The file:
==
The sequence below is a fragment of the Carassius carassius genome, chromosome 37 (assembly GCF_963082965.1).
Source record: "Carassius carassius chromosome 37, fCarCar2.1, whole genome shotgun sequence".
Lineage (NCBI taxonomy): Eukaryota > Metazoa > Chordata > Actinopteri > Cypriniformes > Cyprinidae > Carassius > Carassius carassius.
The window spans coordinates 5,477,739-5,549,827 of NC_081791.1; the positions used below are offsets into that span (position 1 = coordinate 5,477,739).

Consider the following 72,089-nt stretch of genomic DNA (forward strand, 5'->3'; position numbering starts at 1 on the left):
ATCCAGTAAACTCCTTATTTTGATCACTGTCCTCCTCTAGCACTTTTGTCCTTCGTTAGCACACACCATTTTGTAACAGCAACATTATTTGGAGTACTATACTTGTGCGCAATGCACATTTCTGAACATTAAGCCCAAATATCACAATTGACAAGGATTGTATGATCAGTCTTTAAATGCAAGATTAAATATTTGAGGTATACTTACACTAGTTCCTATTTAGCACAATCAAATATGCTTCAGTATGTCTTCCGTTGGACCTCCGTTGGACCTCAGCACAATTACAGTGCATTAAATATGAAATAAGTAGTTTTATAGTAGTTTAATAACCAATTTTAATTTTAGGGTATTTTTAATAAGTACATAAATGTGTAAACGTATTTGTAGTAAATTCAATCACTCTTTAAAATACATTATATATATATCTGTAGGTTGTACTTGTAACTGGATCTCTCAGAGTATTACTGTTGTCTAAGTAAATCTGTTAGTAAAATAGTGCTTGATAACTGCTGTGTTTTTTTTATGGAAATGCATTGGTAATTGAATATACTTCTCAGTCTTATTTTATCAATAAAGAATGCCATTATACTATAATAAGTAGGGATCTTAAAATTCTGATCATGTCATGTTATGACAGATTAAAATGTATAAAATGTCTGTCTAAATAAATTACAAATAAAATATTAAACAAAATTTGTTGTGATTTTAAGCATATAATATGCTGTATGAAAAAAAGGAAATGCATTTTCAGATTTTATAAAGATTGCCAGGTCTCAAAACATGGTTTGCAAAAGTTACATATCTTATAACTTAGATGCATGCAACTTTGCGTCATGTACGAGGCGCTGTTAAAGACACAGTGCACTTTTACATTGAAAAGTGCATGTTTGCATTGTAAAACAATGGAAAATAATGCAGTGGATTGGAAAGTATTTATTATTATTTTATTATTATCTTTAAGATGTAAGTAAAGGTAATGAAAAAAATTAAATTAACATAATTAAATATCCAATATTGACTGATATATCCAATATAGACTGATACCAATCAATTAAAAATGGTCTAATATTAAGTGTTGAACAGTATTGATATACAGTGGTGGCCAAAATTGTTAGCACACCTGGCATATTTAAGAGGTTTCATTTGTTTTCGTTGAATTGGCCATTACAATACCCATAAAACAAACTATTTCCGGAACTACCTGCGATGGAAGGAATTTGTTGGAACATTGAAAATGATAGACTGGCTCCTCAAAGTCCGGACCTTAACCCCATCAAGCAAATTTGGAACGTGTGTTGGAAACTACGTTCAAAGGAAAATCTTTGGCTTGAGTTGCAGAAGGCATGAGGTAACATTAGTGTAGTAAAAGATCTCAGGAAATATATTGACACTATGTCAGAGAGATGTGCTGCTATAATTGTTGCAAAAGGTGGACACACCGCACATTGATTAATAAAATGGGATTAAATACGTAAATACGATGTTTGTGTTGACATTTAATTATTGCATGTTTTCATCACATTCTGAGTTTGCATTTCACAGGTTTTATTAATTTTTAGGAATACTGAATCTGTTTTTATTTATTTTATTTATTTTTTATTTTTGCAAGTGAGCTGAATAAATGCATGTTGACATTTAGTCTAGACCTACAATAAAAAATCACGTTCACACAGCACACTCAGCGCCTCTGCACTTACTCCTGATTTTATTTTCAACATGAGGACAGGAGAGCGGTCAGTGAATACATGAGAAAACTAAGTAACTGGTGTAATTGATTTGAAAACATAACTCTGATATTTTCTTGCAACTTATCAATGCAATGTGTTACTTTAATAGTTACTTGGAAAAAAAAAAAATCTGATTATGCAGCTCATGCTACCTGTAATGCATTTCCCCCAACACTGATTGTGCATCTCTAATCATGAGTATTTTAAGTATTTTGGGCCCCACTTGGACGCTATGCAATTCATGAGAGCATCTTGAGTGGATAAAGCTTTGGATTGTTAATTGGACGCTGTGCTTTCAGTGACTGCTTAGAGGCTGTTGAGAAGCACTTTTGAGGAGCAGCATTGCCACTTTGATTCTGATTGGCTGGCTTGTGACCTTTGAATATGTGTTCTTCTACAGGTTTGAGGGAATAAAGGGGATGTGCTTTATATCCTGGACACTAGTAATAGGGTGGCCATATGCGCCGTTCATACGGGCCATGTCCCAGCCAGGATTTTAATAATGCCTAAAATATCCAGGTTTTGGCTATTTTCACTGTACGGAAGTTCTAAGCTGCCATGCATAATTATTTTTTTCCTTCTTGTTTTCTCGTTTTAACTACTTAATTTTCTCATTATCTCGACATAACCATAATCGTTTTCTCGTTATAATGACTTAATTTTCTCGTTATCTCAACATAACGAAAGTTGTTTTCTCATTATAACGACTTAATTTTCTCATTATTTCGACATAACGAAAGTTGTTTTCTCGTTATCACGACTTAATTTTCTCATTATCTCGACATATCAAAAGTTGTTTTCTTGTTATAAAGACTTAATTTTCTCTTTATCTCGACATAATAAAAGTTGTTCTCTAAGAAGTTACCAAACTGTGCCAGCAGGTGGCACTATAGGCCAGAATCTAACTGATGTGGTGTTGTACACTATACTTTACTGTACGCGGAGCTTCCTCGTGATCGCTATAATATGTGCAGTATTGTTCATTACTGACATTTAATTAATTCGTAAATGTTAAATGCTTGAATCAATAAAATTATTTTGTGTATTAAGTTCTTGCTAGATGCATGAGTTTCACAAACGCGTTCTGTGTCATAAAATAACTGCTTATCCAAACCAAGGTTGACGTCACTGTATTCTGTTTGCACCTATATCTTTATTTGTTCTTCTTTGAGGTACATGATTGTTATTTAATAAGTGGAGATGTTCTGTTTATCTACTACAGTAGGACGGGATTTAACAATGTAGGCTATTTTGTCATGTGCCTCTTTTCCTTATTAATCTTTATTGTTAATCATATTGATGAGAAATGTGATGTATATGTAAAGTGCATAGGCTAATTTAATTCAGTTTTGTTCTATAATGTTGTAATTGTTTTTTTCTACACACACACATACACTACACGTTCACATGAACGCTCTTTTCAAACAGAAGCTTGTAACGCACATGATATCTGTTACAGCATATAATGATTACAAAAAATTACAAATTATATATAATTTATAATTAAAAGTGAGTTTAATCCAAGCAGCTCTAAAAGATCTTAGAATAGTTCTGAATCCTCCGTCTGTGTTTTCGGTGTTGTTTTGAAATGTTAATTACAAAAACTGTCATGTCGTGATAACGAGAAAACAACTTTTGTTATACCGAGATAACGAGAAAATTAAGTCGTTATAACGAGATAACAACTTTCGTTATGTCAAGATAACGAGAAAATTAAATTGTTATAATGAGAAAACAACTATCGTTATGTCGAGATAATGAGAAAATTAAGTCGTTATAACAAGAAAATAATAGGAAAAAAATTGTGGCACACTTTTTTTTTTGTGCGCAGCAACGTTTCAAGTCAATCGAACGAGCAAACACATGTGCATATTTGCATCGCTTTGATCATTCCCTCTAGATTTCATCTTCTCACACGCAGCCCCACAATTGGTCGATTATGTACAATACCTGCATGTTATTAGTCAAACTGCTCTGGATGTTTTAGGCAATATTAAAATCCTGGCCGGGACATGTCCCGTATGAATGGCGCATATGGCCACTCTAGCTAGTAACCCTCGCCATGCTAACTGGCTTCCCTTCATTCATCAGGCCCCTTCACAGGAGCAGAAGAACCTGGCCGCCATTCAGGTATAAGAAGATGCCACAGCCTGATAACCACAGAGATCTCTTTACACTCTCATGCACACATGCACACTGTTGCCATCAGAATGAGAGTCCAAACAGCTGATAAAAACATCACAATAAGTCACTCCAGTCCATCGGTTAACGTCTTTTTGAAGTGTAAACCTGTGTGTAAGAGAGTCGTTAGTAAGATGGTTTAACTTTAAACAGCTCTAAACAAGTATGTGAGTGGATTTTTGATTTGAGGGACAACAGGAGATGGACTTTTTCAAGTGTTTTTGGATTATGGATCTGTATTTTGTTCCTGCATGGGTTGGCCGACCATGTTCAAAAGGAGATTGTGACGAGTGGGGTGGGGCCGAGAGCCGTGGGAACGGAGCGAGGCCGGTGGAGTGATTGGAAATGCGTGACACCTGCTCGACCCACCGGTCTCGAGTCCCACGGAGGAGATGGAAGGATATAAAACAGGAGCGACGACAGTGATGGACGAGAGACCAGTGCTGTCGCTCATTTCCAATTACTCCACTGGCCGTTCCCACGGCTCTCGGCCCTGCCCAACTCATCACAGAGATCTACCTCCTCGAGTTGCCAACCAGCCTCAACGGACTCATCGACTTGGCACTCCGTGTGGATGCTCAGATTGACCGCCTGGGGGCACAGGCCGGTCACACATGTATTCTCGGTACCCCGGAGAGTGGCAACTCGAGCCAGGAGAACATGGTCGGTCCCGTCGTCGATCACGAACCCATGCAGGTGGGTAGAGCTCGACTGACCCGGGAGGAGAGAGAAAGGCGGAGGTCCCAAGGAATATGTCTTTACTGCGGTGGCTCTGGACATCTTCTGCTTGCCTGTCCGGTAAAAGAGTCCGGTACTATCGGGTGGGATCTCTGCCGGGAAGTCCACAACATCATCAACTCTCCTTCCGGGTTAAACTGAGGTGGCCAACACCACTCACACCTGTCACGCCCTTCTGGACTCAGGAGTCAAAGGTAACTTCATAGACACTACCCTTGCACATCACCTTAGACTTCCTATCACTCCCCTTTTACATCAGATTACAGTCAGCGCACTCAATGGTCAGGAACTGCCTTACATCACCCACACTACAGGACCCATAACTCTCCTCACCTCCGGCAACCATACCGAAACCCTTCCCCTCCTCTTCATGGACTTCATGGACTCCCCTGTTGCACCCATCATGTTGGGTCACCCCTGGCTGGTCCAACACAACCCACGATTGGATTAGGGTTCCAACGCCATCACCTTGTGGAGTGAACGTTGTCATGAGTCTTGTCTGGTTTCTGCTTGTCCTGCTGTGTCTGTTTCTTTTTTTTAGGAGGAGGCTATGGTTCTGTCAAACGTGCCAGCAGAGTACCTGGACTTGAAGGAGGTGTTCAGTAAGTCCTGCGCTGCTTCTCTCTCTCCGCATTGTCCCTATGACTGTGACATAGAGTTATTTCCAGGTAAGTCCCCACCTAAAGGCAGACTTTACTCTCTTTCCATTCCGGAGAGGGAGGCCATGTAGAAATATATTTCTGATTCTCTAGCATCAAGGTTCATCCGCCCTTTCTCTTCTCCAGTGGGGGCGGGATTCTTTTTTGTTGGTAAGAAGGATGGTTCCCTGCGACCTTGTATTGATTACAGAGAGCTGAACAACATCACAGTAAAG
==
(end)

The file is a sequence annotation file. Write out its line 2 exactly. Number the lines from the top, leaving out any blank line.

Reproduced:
Source record: "Carassius carassius chromosome 37, fCarCar2.1, whole genome shotgun sequence".